We Are the Ancestors of the Coming Seasons

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Hope is fragile. Precious. Hope catches the light. Splitting the darkness. Revealing your destiny.”

- Aughra, the Dark Crystal, Age of Resistance

I don’t know about you folks, but I’ve been gripped by the excitement of returning to the world of The Dark Crystal since the new series was announced. There are some details I’ve been eager to see updated, like different skin tones on the humanoid gelflings, or a creative retelling of wings and gender. I’ve only watched the first episode, which answered none of my wishes for revamped fantasty storytelling. It did however prompt a thought, sparked by a particular scene involving a family heirloom containing the final wisdom of one gelfling’s mother, and a tithing ceremony in which she is asked to give it up to honor the holy faculty of the collusive Skeksis.

How often have we been asked to give up something that we believe, or that we hold close to our hearts for the false or vague notion of the betterment of the whole? Some people have had to go to extremes to ensure the safety of their traditions, values, or morals. Some turn away from institutions, and some even sacrifice their family ties for the sake of their own path. Through this kind of bravery, we often find a new community based upon others who couldn’t bare to lose sight of themselves, or were not willing to subjugate themselves and others to hatred- or to what they simply felt to be wrong. It does however often come at great cost.

In the case of this little gelfling, she is not only asked to give up a generational talisman - she is asked - rather, forced - to give away her ancestral wisdom. When we do such things, we are forcibly cut off from the ties that make us what we are. So many of us have been left floating without roots to ground us, which is why the calling to rekindle the ancestral flame now cries out from our burning hearts. This call must not be ignored, distracted away, or shrugged off. Our species may rely on this very wisdom buried within our souls. Like rings of a felled tree, we each contain the truths of our past. These are the final parting gifts from our lineage, little statues of truth whispering their collected lessons - and what we will continue to pass on. They’ve perhaps become whittled over the many lost years, but like a living being, they have the chance to grow again anew.

Our methods have failed us, and humanity is going unquestionably mad. Whether discussed openly or not, I’d guess that the majority of us now realize that nothing we’ve come to normalize is actually normal. Celebrity, wealth, poverty, population, our blindfolded relationship with food, the routine abuse of animals, careers and the life that’s drained from them, the system called healthcare, taxes, the deification of money, sensationalized violence, the habitual depletion of natural resources, careening towards potential extinction while maintaining our regular diet of commercialized existence - the list goes on. How could one species sustain so much? Yet the safety net of routine, the day-to-day A to B, is stronger than the impulse to change. In fact, none of us are quite sure how to get off of this ride that we’ve worked so hard to build. We look at the ground longingly, wishing to touch down once again as we’re sure our ancestors had - and close we might come, we’re carried up again in one swift motion, back into the endless loop-de-loop- all at once together and alone.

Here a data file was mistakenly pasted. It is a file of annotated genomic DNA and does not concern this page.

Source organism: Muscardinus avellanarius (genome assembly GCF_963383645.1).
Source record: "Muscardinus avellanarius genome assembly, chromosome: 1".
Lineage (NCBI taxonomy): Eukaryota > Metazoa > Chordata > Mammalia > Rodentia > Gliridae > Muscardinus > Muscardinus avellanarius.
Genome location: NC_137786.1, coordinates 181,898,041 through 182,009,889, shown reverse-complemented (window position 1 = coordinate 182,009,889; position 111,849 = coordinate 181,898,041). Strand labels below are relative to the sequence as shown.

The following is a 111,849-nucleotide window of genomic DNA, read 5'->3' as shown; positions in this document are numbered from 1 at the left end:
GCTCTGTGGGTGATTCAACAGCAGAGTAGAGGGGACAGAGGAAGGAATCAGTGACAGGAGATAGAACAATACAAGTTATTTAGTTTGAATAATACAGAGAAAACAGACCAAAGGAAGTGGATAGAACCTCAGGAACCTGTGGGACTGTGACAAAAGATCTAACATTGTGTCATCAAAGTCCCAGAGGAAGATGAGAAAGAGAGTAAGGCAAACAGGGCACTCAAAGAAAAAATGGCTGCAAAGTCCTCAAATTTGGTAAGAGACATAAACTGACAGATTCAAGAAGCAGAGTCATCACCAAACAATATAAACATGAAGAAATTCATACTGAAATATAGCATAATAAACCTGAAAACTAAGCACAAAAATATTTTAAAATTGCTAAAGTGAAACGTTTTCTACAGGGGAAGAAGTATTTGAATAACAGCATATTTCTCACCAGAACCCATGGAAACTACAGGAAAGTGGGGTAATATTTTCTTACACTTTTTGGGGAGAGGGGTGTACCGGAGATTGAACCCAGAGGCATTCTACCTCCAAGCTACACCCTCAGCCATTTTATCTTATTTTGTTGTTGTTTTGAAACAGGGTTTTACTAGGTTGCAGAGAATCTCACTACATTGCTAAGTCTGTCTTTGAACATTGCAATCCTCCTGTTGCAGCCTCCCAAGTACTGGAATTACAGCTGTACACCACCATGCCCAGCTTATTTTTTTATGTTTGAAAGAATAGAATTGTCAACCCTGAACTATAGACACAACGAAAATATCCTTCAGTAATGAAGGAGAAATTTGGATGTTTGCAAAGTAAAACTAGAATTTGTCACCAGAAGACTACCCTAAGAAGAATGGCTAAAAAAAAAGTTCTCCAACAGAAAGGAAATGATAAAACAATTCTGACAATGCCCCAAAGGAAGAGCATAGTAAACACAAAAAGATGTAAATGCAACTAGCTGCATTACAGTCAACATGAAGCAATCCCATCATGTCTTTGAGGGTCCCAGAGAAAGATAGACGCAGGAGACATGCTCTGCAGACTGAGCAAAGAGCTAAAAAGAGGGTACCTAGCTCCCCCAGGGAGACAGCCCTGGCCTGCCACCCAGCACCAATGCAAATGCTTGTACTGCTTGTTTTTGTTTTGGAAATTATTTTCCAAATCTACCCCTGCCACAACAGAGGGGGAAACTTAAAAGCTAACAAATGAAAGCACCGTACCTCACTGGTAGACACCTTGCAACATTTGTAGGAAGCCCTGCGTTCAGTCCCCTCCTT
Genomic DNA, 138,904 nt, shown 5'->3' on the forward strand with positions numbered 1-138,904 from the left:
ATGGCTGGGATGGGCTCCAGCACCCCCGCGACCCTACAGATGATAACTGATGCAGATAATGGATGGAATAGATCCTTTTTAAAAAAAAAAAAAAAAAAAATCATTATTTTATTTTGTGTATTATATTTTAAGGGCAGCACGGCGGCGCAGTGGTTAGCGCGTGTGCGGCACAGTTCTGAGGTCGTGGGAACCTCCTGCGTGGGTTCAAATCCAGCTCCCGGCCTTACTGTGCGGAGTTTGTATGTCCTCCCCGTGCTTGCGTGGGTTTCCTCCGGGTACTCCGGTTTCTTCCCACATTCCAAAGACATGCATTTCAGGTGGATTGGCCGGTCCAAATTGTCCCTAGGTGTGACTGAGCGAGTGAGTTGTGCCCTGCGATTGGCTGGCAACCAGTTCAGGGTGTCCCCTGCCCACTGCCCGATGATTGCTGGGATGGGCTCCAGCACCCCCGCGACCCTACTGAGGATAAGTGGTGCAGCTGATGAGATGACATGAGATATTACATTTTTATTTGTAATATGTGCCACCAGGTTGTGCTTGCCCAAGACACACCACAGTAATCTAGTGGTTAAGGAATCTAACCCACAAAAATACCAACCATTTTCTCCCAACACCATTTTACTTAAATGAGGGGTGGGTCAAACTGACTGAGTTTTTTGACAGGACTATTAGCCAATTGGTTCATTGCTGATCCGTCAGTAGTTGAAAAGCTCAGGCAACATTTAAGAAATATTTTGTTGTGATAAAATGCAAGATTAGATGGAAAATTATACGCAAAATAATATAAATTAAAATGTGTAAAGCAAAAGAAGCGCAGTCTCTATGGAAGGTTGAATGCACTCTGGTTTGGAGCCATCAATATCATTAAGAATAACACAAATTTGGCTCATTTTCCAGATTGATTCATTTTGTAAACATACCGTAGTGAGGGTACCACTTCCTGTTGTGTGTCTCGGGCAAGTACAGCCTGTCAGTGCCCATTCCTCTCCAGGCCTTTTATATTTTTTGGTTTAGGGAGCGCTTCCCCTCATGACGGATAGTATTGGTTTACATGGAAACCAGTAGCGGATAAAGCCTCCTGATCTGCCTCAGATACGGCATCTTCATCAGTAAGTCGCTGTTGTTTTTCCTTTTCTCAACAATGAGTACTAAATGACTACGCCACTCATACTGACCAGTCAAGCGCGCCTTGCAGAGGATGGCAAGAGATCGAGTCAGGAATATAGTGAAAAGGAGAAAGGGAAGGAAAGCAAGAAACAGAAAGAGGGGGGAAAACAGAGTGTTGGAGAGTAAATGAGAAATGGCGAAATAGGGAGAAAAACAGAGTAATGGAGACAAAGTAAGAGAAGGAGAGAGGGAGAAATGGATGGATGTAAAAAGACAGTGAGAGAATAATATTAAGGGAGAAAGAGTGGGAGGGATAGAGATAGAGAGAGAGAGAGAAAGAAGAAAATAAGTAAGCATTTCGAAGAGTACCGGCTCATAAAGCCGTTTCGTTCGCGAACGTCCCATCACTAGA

I don’t have any heirlooms, or even familiar blood relatives to turn to for guidance. I’m an adopted person living in America, having been born in Morocco and of Mozabite roots. These details are small, but I’m blessed to have them. To know any information about who we are and where we come from - any at all - is a sacred key. If used, it is sure to open an inner gate containing a couple more. It’s a manyfolded journey to the self, and as we swim through the layers of spirit, we find that we are not and never have been alone.

This is a time of change in more ways than one. As the days carry on their pace towards autumn, the morning and evening winds begin reminding us of the coming months, and the promise of a sacred death and rebirth. This oncoming season of stillness is but another turn of the wheel. The planet spins, and we spin with her. How we approach the chance to hold these changes, embody them, and bring them to truth will be reflected in our lives, and the life of the planet that so graciously gives. Our world serves as the most honest and consistent mirror. Feeling strange about the state of things? Talk about it. Share and discuss with those you know and trust. Spend time amongst the trees, too. You don’t have to suffer in silence, nor must you comply to the ongoing normalization of a sick society. The only way to create change is to change ourselves. If our great mother earth has taught us anything, it is to start small, and grow.


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SERA LINDSEY IS A WRITER, PHOTOGRAPHER, AND EARTH DEVOTEE. HER LIFE IS CENTERED AROUND THE COMMUNION AND DEFENSE OF OUR PRECIOUS RESOURCES.

BORN IN MOROCCO, HER FORMATIVE YEARS WERE SPENT IN ENDLESS MOTION ACROSS THE US. ROOTS FINALLY TOOK HOLD IN THE PACIFIC NORTHWEST WHICH IS NOW WHERE SHE CALLS HOME.